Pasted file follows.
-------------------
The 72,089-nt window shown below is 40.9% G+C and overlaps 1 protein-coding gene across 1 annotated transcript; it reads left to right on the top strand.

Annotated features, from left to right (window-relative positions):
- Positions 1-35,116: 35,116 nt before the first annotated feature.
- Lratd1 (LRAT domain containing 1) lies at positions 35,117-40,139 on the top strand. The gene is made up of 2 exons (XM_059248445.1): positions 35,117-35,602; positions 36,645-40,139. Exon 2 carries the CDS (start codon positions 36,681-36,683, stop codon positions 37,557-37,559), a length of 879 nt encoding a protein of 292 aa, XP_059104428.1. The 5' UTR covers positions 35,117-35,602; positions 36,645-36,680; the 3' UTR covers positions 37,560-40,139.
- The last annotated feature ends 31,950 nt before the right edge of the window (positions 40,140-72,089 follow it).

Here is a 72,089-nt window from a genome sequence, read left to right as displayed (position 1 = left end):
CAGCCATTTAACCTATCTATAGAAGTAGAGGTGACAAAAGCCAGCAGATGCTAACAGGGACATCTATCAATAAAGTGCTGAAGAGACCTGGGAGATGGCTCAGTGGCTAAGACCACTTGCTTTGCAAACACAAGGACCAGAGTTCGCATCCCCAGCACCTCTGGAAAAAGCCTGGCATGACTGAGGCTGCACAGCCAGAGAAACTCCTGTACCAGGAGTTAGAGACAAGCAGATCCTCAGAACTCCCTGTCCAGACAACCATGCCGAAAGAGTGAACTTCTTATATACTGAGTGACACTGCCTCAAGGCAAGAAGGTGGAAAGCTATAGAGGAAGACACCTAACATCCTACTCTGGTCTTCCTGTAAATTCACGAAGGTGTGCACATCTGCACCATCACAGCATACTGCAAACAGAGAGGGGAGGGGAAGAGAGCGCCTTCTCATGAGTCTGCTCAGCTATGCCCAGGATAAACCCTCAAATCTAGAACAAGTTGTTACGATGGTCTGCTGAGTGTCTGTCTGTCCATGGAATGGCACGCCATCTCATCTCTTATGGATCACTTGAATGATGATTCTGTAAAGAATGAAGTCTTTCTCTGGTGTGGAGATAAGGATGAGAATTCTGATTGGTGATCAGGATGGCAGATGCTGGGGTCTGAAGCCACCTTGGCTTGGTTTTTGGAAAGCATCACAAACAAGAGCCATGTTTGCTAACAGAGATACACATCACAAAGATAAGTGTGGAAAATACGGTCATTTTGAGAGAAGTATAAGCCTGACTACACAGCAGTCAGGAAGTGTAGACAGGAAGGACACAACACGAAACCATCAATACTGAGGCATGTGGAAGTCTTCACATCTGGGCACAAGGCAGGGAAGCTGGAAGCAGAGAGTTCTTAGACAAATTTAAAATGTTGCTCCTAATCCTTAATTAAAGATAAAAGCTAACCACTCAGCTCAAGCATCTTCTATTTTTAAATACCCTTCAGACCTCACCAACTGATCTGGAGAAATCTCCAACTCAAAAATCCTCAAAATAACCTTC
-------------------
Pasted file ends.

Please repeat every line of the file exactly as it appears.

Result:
The 72,089-nt window shown below is 40.9% G+C and overlaps 1 protein-coding gene across 1 annotated transcript; it reads left to right on the top strand.

Annotated features, from left to right (window-relative positions):
- Positions 1-35,116: 35,116 nt before the first annotated feature.
- Lratd1 (LRAT domain containing 1) lies at positions 35,117-40,139 on the top strand. The gene is made up of 2 exons (XM_059248445.1): positions 35,117-35,602; positions 36,645-40,139. Exon 2 carries the CDS (start codon positions 36,681-36,683, stop codon positions 37,557-37,559), a length of 879 nt encoding a protein of 292 aa, XP_059104428.1. The 5' UTR covers positions 35,117-35,602; positions 36,645-36,680; the 3' UTR covers positions 37,560-40,139.
- The last annotated feature ends 31,950 nt before the right edge of the window (positions 40,140-72,089 follow it).

Here is a 72,089-nt window from a genome sequence, read left to right as displayed (position 1 = left end):
CAGCCATTTAACCTATCTATAGAAGTAGAGGTGACAAAAGCCAGCAGATGCTAACAGGGACATCTATCAATAAAGTGCTGAAGAGACCTGGGAGATGGCTCAGTGGCTAAGACCACTTGCTTTGCAAACACAAGGACCAGAGTTCGCATCCCCAGCACCTCTGGAAAAAGCCTGGCATGACTGAGGCTGCACAGCCAGAGAAACTCCTGTACCAGGAGTTAGAGACAAGCAGATCCTCAGAACTCCCTGTCCAGACAACCATGCCGAAAGAGTGAACTTCTTATATACTGAGTGACACTGCCTCAAGGCAAGAAGGTGGAAAGCTATAGAGGAAGACACCTAACATCCTACTCTGGTCTTCCTGTAAATTCACGAAGGTGTGCACATCTGCACCATCACAGCATACTGCAAACAGAGAGGGGAGGGGAAGAGAGCGCCTTCTCATGAGTCTGCTCAGCTATGCCCAGGATAAACCCTCAAATCTAGAACAAGTTGTTACGATGGTCTGCTGAGTGTCTGTCTGTCCATGGAATGGCACGCCATCTCATCTCTTATGGATCACTTGAATGATGATTCTGTAAAGAATGAAGTCTTTCTCTGGTGTGGAGATAAGGATGAGAATTCTGATTGGTGATCAGGATGGCAGATGCTGGGGTCTGAAGCCACCTTGGCTTGGTTTTTGGAAAGCATCACAAACAAGAGCCATGTTTGCTAACAGAGATACACATCACAAAGATAAGTGTGGAAAATACGGTCATTTTGAGAGAAGTATAAGCCTGACTACACAGCAGTCAGGAAGTGTAGACAGGAAGGACACAACACGAAACCATCAATACTGAGGCATGTGGAAGTCTTCACATCTGGGCACAAGGCAGGGAAGCTGGAAGCAGAGAGTTCTTAGACAAATTTAAAATGTTGCTCCTAATCCTTAATTAAAGATAAAAGCTAACCACTCAGCTCAAGCATCTTCTATTTTTAAATACCCTTCAGACCTCACCAACTGATCTGGAGAAATCTCCAACTCAAAAATCCTCAAAATAACCTTC